When use is discussed, Time Walk’s utility is obvious — taking an extra turn uninterrupted by an opponent is one of the most powerful effects in any type of game, and being able to do so for such a low Mana cost and without any drawbacks is even better. Even if one does nothing during this extra turn but draw a card and play another Land, this still sets them ahead of other players. Timetwister is an odder example, but one that can have an impressive ability — being able to not only mess with people’s Graveyards and hands, but also potentially completely refill a player’s empty hand.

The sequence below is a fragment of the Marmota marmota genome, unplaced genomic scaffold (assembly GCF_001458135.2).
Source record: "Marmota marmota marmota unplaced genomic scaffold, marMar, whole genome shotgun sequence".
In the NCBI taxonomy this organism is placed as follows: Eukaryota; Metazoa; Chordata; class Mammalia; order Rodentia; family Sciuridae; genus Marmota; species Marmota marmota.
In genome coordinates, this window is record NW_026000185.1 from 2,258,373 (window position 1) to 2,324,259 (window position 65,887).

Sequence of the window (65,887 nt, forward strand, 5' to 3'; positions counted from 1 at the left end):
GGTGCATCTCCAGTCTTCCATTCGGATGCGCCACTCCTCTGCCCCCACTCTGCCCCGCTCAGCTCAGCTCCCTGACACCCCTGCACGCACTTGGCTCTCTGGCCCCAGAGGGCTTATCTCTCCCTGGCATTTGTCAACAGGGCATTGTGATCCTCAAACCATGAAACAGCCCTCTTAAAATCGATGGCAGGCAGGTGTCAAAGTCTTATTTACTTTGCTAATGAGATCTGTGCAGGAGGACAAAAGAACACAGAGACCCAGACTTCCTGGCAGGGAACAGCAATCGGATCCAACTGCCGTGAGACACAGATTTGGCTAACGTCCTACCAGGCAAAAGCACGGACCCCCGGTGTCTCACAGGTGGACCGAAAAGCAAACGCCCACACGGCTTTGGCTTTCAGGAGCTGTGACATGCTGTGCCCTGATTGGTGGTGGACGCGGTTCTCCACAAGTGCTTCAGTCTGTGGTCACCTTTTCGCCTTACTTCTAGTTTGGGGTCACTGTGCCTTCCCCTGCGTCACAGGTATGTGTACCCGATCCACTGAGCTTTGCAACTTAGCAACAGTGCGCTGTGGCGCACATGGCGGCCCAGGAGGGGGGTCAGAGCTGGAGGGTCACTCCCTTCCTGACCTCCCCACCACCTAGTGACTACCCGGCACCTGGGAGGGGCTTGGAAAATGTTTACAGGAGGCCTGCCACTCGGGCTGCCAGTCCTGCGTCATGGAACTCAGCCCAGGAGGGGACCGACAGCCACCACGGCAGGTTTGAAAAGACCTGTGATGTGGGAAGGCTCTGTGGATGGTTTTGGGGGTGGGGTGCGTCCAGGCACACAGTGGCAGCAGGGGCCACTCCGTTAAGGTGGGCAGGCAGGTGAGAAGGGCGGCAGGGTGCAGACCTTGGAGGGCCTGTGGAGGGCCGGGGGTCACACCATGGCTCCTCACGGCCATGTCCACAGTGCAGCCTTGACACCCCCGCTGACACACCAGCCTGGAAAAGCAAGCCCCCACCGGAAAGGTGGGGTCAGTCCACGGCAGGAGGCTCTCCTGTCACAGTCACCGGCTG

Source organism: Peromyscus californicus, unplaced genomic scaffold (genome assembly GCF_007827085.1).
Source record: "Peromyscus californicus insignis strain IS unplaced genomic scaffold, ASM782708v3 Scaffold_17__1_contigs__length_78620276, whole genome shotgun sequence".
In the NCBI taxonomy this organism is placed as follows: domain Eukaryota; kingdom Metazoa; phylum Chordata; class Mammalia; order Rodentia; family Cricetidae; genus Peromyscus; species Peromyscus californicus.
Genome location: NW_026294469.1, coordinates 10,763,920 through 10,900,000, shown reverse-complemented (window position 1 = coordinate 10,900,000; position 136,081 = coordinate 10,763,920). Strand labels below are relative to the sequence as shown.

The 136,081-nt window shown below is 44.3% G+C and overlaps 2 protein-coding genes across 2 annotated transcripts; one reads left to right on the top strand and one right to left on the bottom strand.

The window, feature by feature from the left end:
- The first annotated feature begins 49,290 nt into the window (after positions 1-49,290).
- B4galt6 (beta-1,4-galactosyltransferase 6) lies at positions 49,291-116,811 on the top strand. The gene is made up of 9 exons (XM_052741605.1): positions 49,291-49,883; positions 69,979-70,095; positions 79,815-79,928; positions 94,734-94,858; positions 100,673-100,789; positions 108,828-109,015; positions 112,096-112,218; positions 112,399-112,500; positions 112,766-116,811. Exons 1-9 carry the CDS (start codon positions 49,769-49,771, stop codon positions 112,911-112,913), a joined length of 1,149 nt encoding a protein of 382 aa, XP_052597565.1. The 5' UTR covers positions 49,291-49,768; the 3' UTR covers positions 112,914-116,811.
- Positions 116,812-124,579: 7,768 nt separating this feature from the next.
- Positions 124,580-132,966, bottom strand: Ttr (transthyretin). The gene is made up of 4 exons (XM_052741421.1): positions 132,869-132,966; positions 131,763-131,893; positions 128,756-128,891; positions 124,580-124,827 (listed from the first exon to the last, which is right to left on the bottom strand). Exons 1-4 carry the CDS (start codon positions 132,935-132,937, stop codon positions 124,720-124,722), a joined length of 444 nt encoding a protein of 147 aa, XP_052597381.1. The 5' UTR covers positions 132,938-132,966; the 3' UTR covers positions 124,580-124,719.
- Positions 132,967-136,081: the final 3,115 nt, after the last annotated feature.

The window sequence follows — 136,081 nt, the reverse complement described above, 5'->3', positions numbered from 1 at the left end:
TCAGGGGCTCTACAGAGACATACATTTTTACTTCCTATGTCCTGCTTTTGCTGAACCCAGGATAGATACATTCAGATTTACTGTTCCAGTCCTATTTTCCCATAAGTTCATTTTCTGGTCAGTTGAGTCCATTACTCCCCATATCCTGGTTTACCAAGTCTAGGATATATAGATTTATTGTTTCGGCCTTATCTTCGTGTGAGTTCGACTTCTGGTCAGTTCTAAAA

In terms of Ancestral Recall, the idea behind its effectiveness is simple. Anyone who plays TCGs can tell you how important the ability to gain extra cards (and thus, have more options) is — to the point where cards like Pot of Greed that simply let players draw more end up being revered as some of the strongest in their franchises. For the cost of one Blue Mana, Recall performs even greater, allowing the user to draw three cards at any time due to its identity as an Instant spell (you can also have your opponent do it instead, but this is less than ideal). This card was actually part of a cycle known as the ‘Boons’, which were one-Mana effects themed to the different colors — but while the others in the set range from useful (Lightning Bolt, Dark Ritual, and Giant Growth) to downright pathetic (Healing Salve), and have all reappeared in multiple sets, Recall is the only one that has never been reprinted due to its notoriety– making it a strange outlier among the Power Nine, which otherwise consists of a complete set of cards and three standalone entries.